One of the beautiful aspects of following Jesus on the Anglican way is that we walk this path alongside millions of Christians throughout the entire world. The Anglican Communion consists of over 80 million Christians worldwide, which makes it the third-largest body of Christians. We have such a tremendously rich resource in the global Anglican Communion! If we have “ears to hear,” our brothers and sisters of various cultures and backgrounds can confront our cultural blindspots and reveal the glory of our Lord and Savior in ways we can’t see him by ourselves.
The new reality of COVID-19 has made our standard Western form of greeting, the handshake, a health liability. This creates an anxious tension within the liturgy, as we are commanded to express our communion with each other through passing the peace. Since God made us as embodied persons, what we do with our bodies is incredibly important. Without shaking hands, how can we express that we are at peace with each other? Our internal person demands some outward expression of peace with our neighbor. We need a ritual.
Lord willing, we’ll all be meeting together in person again sooner than later. A solid plan will keep the passing of the peace from becoming “the passing of anxious glances.”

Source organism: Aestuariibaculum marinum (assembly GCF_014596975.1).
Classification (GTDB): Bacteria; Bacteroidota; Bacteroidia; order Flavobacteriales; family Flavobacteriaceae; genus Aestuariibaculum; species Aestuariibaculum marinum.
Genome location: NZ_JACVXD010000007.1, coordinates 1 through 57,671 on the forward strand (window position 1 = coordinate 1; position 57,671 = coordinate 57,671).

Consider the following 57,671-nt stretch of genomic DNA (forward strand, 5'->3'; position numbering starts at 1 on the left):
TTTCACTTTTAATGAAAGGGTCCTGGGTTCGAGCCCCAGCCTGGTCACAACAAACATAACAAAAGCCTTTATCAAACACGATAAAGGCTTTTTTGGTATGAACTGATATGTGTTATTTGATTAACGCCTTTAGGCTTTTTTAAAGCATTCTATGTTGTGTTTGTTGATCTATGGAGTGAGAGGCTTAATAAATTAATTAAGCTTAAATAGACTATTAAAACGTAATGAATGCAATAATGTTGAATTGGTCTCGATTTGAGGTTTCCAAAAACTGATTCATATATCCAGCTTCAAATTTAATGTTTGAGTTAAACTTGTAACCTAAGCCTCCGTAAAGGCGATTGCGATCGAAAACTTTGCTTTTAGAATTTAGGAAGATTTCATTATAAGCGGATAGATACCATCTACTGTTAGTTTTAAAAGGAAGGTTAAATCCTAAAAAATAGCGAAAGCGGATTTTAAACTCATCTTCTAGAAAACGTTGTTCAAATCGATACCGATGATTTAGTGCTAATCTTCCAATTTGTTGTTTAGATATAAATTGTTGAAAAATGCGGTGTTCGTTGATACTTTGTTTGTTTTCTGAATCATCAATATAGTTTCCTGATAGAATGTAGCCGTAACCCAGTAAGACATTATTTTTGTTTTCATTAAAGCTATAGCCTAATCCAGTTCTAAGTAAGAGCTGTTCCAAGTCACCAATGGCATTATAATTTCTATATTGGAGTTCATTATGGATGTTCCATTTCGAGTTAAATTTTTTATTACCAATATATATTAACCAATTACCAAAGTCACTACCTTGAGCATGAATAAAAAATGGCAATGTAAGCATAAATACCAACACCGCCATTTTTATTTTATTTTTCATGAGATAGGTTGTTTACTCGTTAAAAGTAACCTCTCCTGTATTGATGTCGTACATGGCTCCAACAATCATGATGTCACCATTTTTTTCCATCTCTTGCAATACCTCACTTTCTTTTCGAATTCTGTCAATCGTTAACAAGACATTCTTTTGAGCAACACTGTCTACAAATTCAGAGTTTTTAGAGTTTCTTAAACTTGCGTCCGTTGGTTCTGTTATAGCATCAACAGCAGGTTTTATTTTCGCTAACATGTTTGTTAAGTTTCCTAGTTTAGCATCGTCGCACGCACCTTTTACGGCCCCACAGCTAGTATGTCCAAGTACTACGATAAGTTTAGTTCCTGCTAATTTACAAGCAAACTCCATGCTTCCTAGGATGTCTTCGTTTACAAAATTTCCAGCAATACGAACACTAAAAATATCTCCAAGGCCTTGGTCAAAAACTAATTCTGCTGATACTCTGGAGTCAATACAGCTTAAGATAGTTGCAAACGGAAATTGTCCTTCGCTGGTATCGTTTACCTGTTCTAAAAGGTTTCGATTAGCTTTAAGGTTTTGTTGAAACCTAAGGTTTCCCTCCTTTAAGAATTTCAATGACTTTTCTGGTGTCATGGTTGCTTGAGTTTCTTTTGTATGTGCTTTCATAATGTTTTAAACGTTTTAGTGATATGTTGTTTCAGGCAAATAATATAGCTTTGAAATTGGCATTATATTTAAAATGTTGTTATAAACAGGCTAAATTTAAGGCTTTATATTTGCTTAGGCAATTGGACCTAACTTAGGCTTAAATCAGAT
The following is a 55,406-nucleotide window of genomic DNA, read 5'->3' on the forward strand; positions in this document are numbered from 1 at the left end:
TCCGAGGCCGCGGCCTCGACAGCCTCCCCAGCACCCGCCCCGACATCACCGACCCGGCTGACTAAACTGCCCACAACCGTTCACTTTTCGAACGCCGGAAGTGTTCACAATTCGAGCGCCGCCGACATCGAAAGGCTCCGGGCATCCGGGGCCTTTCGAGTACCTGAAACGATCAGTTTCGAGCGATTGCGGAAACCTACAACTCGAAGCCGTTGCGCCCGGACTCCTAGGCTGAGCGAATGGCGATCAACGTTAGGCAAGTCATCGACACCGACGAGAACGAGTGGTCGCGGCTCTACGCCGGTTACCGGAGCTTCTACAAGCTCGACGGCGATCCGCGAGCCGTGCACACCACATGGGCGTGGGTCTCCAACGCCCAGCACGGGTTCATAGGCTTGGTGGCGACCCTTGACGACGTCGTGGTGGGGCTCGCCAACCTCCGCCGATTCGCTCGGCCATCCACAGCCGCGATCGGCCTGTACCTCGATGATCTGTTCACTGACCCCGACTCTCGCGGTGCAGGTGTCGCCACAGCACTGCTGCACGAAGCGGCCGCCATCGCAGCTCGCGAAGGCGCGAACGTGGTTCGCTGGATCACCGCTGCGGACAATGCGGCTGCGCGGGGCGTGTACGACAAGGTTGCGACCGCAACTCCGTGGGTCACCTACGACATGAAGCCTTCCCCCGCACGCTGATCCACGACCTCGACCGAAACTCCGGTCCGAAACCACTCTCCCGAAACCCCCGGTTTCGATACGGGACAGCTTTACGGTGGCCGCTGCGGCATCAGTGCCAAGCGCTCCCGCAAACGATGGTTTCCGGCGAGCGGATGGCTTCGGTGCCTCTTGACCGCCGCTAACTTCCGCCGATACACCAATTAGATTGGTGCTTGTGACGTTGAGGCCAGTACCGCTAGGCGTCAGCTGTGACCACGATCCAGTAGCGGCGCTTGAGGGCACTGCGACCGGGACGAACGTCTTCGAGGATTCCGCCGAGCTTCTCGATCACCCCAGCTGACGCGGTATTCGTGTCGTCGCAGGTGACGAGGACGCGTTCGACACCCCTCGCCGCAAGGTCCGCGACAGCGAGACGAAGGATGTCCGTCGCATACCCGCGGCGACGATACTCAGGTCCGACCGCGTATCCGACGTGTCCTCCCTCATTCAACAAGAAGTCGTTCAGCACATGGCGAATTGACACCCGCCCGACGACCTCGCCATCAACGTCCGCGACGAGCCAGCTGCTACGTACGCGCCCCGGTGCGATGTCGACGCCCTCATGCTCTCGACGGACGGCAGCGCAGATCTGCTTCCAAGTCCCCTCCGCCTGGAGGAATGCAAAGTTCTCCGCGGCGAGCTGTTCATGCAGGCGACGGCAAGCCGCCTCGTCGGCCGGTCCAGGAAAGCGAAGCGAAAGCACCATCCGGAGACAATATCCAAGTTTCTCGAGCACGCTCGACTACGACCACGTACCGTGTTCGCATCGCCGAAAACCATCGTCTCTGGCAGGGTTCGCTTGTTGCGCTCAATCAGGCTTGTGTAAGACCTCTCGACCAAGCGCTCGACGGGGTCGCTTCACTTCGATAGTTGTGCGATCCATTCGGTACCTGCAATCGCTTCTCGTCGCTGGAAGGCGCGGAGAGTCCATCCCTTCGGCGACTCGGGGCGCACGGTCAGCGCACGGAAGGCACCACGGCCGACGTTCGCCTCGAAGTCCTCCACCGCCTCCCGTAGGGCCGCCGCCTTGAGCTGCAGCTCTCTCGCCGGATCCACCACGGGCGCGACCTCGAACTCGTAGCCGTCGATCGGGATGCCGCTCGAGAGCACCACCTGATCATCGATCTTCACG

Maybe we can take this moment to learn from the global Anglican communion. Perhaps they could teach us a new bodily expression of the peace that, while not having the health liabilities of the handshake, could also have the added benefit of increasing our unity with Anglicans across the globe.
So why not wai?
As a young man, I taught English in Bangkok Thailand for about a year before beginning my university studies. One of the first cultural skills I learned was the Thai greeting called the wai (pronounced “why”). The simplicity and respectful beauty of the wai makes it perfect for passing the peace. I fell in love with the wai at first sight.
How to wai? In Thai culture, the wai can be a bit more complicated than I am about to explain. But for our purposes, this short introduction and method will suffice. If you are interested in learning more, please do! This is just wai 101.
First, look at the person you are greeting. Since we are passing the peace, we will use the greeting, “Peace be with you.” As you say the greeting, relax your arms, press your hands together in front of your chest with your fingers pointing upward.
Look down as you bow your head so that your nose almost touches your index fingers. (You might normally touch your nose, but it’s recommended by health experts to avoid touching the face at this time.)
As you come up from the bow, reestablish eye contact and smile. The person upon seeing you begin to bow will reciprocate with the same action, responding, “And with your spirit.”
And there you have it! A completely hygienic, respectful, beautiful, and Anglican way to embody the passing of the peace. Thank you, Thai people!
And please remember our Thai brothers and sisters in your prayers.